Kukla's Korner Hockey
by George Malik on 08/28/12 at 09:56 PM ET
Updated 5x at 1:31 AM: As Paul already posted, NHL commissioner Gary Bettman kicked off four days of CBA negotiations in New York by suggesting that he and Bill Daly offered NHLPA executive director Donald Fehr and deputy Steve Fehr a "significant" and "meaningful" proposal--significant and meaningful enough that the Fehr's digested it over lunch and brought back several player representatives to review the NHL's second view of the world--before taking their work home with them.
The proposal does, however, appear to continue to define Hockey-Related Revenues as the NHL wants to recast them (i.e. according to the PA's take at the audited books, they're taking a 51% share of HRR, not 57%), and TSN's Darren Dreger reports that it's the percentage of HRR that's at the heart of the NHL's proposal--and its backbone still involves demanding that players "give at the office" to address the fundamental problems plaguing the NHL's 30-team model:
To put things a little differently, (and taking note of the fact that we still don't know whether the same free agency, entry-level contract and no-arbitration rules from the NHL's first proposal apply), from TSN's Aaron Ward, these numbers are swell and all, but they're the NHL's numbers, and given that neither side can agree upon which dollars to count as HRR and which to exclude from the puzzle, it's incredbily difficult to figure out what the propsoal really means:
According to the Canadian Press's Chris Johnston, this is where things get really complicated...
And he offers more details in an updated story, recapping the day's events:
The players received 57 per cent of revenues under the expiring agreement and the NHL’s original proposal called for that number to be scaled back to 43 per cent. The union countered with an offer that would see it fall around 54 per cent for three years before returning to 57 per cent in the fourth.
With the NHL’s latest offer, the sides appear to be creeping a little closer on what they’ve been referring to as the “core economic issue.”
According to a source, Tuesday’s proposal from the NHL called for a six-year deal — the first three delinked from hockey-related revenues and the last three coming with a 50-50 split (when factoring in a redefinition of HRR). As a result, the salary cap would climb from $58 million in 2012-13 to approximately $71 million in 2017-18, the last season of the contract.
Pressure is mounting on both sides with the CBA set to expire Sept. 15 and the league having already stated it will lock the players out if a new agreement isn’t in place by then.
There’s a growing feeling throughout the sport that it’s an inevitability. Minnesota Wild forward Zach Parise, who signed a monster US$98-million, 13-year deal in free agency, became the latest to voice that opinion this week when he told the St. Paul Pioneer Press that “Gary’s pretty adamant about his third lockout of his tenure.”
On Tuesday, Bettman expressed hope that the league’s latest proposal would start focusing the discussion at the bargaining table.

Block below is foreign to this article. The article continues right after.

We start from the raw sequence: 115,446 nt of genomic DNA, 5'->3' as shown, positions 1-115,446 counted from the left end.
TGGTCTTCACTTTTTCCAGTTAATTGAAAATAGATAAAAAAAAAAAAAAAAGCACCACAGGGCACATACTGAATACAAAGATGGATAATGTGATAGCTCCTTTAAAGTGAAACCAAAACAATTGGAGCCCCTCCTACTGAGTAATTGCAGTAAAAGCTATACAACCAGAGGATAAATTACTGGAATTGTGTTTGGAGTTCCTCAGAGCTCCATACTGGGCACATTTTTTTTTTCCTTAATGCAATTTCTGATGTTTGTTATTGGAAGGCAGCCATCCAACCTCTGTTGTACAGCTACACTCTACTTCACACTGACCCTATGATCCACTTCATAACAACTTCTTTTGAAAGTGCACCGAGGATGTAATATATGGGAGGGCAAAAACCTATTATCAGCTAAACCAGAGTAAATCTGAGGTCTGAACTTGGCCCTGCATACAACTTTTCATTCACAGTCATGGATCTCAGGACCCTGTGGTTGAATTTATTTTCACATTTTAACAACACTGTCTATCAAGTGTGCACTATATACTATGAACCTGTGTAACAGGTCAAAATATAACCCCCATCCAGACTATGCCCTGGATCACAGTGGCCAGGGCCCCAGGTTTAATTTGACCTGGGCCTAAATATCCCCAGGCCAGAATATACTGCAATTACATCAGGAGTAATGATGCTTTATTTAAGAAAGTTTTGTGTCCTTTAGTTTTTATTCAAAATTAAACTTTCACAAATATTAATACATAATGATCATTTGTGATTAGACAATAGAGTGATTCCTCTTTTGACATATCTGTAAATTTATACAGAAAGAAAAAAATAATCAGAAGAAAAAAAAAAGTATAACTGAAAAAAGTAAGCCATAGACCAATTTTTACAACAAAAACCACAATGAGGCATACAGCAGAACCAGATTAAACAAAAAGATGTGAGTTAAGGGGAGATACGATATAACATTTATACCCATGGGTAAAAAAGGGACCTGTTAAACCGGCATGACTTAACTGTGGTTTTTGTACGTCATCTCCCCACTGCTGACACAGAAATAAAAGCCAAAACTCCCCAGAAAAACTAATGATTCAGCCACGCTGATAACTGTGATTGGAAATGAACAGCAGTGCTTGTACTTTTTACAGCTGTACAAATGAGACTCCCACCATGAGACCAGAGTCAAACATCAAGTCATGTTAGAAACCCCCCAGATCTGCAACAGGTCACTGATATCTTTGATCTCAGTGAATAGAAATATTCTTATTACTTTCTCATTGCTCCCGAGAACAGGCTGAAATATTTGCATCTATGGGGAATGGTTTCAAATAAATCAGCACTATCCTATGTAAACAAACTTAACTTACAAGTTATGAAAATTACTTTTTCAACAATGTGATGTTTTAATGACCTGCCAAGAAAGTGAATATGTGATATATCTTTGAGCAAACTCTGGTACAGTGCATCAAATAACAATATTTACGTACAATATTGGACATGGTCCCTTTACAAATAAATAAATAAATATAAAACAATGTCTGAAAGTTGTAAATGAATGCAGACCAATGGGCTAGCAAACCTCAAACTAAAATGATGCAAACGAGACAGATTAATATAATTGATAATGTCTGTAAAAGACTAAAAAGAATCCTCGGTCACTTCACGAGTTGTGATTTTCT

“We need to get on the same page on the economics and we’re hoping that by virtue of the proposal we made today that there will be some traction and that there will be a framework for the negotiation,” he said.
I'm going to post more stories and rhetoric from today's negotiations, but I'm going to put this out here so you can see the numbers for yourself.
Update: Here's TSN's Darren Dreger's take in story form:
According to TSN Hockey Insider Darren Dreger, the basis of NHL's latest proposal is to reduce the league's financial demands - believed to be approximately $460 million in the league's first proposal - overall, including a $120 million reduction in its Year One demands.
The latest proposal is for a six-year term on the new CBA. The first three years would come in at fixed, pre-negotiated players' share dollar thresholds: 11%, 8.5% and 5.5% less than the 2011-12 totals in the first three years respectively.
The players would also get a share in "upside hockey-related revenue growth" of over 10% in each of the first three years. For the final three years of the deal the league and players split revenues 50-50.
The players' share percentages under the league's new definition of hockey-related revenues would be gradually reduced over the course of the six-year deal.
The 2012-13 season would see the players receive a 51.6% cut. In 2013-14 that total would drop to 50.5%, before further dipping to 49.6% in 2014-15. For the following three seasons (2015-16 through 2017-18) the players would see an even 50%.
The salary cap would see an immediate reduction followed by a gradual rise over the course of the deal.
And here's the important--and scary--part:
The league's proposal did not include an across-the-board reduction (or "rollback") to existing contract values. Necessary adjustments would be financed entirely from a combination of modified contracting practices, increases in league-wide revenue and from the players' Escrow contributions.
In plain English, there isn't a rollback per se, but there's a rollback via escrow, and there's a rollback via reducing the cap without a rollback--which may or may not mean that there would be another round of buyouts, yielding a de-facto "dispersal draft," just like last time around.
Update #2: ESPN's Katie Strang provides the necessary rhetorical recap...